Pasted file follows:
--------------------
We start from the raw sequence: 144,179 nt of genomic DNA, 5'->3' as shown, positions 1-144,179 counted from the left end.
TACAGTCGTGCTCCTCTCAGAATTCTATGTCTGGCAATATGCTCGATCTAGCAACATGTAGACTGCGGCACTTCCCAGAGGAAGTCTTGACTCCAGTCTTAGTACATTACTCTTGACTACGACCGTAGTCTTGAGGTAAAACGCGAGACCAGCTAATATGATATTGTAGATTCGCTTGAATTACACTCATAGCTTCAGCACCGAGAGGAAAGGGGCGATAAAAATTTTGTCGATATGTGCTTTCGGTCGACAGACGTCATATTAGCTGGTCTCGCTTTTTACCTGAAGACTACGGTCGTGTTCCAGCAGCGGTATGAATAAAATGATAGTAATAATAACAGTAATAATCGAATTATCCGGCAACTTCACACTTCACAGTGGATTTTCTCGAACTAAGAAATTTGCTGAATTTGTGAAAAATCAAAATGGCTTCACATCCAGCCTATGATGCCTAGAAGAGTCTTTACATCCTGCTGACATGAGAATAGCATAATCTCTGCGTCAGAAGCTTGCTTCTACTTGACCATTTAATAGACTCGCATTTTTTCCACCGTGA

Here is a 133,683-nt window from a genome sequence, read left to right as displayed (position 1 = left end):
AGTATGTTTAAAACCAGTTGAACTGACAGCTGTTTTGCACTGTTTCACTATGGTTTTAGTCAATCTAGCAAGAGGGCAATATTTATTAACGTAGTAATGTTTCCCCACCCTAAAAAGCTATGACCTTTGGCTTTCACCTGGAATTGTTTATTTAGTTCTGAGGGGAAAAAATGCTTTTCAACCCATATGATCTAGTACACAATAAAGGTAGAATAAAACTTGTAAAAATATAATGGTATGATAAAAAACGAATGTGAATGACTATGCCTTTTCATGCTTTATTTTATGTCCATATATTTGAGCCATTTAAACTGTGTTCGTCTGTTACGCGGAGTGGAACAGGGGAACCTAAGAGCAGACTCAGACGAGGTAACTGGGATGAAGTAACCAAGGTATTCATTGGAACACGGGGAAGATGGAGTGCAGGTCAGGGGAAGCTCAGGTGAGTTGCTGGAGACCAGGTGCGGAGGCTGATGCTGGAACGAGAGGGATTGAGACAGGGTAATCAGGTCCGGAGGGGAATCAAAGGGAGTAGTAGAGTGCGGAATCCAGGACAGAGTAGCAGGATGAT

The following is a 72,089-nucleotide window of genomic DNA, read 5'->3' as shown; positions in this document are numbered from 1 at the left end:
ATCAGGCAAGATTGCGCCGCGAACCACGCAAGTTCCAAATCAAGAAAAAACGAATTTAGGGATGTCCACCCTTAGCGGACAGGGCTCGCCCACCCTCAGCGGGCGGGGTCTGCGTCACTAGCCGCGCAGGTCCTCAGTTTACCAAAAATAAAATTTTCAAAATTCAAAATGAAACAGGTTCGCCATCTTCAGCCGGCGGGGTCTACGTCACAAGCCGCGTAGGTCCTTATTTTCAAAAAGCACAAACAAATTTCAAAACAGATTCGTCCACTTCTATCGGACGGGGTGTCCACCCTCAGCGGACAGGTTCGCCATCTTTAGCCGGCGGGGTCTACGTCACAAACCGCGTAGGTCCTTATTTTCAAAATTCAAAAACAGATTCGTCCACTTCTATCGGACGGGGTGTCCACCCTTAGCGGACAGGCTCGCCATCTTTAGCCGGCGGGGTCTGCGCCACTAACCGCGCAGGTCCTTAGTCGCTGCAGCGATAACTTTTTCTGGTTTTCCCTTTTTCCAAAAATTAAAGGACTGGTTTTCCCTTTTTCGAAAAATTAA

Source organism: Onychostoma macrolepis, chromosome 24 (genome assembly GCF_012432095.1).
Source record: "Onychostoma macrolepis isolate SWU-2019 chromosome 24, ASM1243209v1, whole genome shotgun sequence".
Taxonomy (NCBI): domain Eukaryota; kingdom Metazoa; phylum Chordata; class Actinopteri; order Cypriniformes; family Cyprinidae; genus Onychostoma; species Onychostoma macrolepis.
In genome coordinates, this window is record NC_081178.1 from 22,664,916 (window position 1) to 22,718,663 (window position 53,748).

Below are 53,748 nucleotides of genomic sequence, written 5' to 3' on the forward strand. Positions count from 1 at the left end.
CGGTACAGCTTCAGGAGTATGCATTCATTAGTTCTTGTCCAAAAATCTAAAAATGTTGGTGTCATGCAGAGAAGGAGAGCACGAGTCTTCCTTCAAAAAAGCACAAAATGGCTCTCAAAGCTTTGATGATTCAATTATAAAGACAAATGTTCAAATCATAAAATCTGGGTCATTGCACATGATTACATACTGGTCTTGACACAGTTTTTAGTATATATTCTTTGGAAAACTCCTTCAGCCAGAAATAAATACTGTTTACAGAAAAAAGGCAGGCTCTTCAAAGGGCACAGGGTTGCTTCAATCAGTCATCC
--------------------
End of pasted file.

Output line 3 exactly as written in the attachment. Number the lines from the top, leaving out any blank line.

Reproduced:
Here is a 133,683-nt window from a genome sequence, read left to right as displayed (position 1 = left end):